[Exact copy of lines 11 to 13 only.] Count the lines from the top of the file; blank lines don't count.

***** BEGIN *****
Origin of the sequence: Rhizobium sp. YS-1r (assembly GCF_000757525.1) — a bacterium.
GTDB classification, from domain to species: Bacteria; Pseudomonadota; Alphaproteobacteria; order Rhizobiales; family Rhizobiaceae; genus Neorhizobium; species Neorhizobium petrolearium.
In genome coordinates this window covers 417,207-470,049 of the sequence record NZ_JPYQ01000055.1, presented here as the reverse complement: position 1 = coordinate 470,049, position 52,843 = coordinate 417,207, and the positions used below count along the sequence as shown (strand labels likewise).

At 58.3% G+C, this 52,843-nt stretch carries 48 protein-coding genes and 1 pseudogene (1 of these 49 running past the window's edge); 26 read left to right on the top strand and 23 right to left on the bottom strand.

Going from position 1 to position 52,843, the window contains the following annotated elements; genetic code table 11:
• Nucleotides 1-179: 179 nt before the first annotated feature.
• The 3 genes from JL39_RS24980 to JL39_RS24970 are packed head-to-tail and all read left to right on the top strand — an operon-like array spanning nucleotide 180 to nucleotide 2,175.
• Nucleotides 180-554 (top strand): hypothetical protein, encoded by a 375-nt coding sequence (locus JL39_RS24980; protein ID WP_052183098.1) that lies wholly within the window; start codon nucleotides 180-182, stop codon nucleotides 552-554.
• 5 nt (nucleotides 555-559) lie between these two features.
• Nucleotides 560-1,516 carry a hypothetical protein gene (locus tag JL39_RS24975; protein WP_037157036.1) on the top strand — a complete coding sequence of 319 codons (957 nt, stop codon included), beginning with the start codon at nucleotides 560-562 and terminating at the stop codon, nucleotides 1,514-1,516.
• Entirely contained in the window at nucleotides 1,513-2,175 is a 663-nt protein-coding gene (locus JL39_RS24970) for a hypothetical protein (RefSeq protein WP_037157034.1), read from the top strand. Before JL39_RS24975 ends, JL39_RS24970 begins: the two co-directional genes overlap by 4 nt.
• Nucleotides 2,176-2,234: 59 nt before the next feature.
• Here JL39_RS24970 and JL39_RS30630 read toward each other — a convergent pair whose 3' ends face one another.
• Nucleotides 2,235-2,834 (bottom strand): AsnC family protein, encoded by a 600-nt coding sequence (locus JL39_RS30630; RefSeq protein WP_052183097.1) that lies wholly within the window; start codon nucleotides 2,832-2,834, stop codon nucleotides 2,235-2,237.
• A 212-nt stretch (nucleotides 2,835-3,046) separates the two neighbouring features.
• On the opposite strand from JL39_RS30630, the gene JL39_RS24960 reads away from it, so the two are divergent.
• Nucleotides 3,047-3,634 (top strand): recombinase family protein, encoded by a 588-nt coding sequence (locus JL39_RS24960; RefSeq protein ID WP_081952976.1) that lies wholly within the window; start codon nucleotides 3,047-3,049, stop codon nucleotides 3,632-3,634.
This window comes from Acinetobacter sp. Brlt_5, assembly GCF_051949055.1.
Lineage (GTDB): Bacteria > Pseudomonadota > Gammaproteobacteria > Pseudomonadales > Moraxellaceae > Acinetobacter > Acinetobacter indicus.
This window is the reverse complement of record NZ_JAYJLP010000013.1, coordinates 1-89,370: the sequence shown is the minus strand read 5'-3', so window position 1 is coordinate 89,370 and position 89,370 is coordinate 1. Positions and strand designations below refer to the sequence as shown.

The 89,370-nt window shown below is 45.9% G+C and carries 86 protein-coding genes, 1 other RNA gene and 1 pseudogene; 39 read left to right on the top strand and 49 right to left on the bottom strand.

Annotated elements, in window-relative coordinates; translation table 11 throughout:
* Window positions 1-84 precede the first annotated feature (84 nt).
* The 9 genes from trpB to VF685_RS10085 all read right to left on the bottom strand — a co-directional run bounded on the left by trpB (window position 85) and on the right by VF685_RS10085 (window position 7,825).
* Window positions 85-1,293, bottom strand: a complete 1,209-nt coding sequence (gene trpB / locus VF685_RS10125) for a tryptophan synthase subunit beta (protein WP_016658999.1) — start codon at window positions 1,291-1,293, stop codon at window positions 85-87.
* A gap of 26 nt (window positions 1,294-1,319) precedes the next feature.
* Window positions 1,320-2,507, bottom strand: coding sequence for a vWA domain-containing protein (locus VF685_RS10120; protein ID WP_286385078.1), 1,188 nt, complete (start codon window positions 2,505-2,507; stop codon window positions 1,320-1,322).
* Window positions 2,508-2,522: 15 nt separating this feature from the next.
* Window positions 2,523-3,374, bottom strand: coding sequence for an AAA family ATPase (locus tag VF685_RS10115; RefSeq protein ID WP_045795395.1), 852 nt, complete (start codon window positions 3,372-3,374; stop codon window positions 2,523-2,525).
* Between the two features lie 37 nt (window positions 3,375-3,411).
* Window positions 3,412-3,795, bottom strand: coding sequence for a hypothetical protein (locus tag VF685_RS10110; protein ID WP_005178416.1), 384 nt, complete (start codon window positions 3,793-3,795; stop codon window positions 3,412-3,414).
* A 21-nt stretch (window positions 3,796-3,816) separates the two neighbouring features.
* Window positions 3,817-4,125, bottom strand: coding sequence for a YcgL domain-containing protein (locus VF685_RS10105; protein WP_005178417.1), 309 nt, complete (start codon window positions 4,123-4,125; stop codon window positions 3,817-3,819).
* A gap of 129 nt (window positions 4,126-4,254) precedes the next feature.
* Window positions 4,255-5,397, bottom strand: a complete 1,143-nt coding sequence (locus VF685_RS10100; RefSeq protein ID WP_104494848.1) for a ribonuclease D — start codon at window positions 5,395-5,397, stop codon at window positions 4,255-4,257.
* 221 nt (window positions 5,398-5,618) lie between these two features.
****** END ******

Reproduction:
• Entirely contained in the window at nucleotides 1,513-2,175 is a 663-nt protein-coding gene (locus JL39_RS24970) for a hypothetical protein (RefSeq protein WP_037157034.1), read from the top strand. Before JL39_RS24975 ends, JL39_RS24970 begins: the two co-directional genes overlap by 4 nt.
• Nucleotides 2,176-2,234: 59 nt before the next feature.
• Here JL39_RS24970 and JL39_RS30630 read toward each other — a convergent pair whose 3' ends face one another.